Last year I had a post about the complex system of Malay pronouns; now Jordan F. MacVay of MacVaysia has posted an extensive if not exhaustive list sent him by Nizar Ismail. Here’s the (comparatively short) list of 1st person plural pronouns, just to whet your appetite:
Kami – “we”, plural of “I”, listener excluded.
Kita – “we”, “you + I”, “you all + I”, listener(s) included.
Kema – “kami/kita”, in Perak.
Sēpa – “kami”, in Kedah/Penang.
Iboq – “kami” in Semang (an aborigine tribe in Pahang/Terengganu).
Manira – classical “kami/kita”, probably from Sanskrit.
Kita orang or simply kitorang – informal, broken, very common, daily speech. Not used in Indonesia/Brunei.
The list of 2nd person pronouns is truly mind-boggling; the most common in Malaysia is awak, but Nizar says:
Jordan was right about “awak” being a nasty choice when talking to someone older. It’s most suitable for someone in the same level, husband and wife, friends that are not so close. To the children, you can use “kamu” instead. You won’t have much problem like this in Indonesia, but in Malaysia, I suppose you can try using “pakcik” (uncle) and “makcik” (aunty) when talking to someone old enough to be your parents, or just “abang” or “akak” to someone who is old but not old enough to be your parents. Confused? Heck, me too!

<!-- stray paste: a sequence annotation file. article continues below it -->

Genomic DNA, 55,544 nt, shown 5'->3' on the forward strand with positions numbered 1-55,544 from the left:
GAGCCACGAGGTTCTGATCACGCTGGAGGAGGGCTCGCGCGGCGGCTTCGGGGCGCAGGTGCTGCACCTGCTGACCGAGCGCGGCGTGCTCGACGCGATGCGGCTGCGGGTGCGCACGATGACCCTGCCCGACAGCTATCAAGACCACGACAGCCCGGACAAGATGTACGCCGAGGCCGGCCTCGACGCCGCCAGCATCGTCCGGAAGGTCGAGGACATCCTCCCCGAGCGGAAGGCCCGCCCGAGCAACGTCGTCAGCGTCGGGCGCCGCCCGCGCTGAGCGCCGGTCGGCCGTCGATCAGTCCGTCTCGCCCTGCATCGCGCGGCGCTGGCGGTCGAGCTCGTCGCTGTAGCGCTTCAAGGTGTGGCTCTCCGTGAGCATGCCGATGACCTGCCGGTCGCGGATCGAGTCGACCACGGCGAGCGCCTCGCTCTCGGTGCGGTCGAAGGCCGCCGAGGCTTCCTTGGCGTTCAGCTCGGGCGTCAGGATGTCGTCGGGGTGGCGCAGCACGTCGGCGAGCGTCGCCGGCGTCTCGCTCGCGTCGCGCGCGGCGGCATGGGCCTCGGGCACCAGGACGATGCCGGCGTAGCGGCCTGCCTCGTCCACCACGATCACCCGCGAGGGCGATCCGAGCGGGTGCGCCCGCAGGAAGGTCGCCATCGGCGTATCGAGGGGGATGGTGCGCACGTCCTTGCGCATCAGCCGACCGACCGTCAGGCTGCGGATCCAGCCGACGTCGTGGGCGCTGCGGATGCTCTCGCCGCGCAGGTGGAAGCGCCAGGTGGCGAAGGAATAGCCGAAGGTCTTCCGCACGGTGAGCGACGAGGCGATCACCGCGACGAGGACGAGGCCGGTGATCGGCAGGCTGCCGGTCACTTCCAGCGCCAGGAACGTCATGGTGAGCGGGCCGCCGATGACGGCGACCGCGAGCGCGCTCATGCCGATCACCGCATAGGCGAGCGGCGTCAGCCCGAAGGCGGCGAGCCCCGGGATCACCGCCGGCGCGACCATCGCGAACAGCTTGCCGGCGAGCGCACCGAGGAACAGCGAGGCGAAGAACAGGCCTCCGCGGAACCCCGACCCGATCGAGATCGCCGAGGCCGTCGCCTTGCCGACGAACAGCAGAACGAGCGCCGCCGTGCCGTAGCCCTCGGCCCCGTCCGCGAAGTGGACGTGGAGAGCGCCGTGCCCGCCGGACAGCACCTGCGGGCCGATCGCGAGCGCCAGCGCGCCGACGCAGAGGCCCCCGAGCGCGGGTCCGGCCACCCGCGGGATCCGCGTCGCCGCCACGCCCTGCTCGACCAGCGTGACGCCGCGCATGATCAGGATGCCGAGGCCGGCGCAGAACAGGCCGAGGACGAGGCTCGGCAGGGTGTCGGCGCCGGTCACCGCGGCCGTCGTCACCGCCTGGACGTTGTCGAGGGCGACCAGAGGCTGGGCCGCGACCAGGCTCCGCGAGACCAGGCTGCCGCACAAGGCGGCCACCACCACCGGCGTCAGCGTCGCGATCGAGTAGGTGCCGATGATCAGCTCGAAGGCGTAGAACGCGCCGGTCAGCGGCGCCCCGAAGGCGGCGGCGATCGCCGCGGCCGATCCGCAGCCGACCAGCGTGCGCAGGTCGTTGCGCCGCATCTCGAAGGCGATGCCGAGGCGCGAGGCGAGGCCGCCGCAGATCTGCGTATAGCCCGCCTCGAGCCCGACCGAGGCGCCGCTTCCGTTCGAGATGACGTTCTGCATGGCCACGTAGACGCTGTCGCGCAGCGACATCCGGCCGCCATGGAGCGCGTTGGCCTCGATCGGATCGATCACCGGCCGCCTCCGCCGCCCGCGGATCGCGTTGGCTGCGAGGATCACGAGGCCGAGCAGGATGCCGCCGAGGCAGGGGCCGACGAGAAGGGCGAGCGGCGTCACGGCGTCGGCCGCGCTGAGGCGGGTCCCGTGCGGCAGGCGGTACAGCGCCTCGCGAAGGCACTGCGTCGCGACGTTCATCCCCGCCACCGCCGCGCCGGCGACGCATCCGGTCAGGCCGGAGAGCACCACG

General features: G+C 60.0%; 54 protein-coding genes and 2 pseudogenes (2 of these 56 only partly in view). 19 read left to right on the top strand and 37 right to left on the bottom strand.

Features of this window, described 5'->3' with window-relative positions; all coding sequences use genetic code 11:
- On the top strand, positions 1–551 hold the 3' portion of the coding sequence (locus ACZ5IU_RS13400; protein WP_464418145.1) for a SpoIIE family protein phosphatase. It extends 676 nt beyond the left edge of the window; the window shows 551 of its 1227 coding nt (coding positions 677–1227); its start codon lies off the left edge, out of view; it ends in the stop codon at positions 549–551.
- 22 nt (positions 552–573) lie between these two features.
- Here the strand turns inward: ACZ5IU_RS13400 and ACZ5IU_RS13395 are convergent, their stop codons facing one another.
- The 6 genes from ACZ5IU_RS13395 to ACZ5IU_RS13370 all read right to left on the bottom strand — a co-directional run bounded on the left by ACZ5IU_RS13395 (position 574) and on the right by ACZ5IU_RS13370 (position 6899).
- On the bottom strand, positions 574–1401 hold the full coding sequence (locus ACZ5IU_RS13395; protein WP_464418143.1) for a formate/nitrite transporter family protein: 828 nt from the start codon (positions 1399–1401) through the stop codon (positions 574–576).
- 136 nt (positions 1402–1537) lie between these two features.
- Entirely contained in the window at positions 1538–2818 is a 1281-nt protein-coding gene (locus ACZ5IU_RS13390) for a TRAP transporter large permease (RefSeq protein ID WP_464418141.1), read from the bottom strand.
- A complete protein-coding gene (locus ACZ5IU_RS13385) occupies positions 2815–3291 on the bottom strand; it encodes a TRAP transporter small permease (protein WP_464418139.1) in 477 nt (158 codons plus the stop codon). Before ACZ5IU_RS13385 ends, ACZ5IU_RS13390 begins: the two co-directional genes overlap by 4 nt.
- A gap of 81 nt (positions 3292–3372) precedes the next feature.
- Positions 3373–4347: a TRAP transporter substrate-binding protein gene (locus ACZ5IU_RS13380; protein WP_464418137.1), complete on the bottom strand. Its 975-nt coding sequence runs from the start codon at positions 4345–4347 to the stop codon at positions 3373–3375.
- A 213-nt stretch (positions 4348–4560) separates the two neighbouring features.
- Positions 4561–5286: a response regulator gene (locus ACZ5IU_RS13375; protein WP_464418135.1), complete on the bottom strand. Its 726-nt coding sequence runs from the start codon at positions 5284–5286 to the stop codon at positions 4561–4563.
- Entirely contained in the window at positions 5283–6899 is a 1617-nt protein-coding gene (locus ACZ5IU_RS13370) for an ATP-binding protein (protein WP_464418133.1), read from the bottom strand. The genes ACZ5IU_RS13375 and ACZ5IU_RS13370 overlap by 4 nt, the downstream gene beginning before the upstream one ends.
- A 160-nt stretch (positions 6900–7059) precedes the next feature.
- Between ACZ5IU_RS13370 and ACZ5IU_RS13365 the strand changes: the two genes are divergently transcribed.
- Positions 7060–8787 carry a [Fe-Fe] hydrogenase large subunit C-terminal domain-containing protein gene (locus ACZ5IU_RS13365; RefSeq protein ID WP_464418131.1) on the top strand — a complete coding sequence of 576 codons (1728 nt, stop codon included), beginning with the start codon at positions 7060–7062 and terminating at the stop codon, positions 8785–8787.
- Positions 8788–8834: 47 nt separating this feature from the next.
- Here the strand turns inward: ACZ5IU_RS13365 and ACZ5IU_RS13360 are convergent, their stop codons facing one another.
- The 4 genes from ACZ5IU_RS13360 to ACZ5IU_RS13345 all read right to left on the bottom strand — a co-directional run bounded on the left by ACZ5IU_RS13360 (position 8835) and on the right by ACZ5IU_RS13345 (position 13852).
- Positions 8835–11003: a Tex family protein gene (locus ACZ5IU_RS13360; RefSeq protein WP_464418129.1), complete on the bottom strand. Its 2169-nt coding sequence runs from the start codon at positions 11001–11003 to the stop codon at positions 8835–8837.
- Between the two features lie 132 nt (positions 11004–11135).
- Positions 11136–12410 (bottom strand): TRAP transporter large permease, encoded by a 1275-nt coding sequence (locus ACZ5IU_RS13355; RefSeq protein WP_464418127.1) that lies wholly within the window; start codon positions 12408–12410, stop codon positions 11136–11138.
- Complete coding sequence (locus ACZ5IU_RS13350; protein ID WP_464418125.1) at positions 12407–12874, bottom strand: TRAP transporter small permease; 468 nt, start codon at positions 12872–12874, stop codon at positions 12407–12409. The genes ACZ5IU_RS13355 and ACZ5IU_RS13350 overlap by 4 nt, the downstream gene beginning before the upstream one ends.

The comments are full of additional information, unfortunately much of it in Malay. But the post is quite enough to try to assimilate. Thanks for posting it and letting me know, Jordan!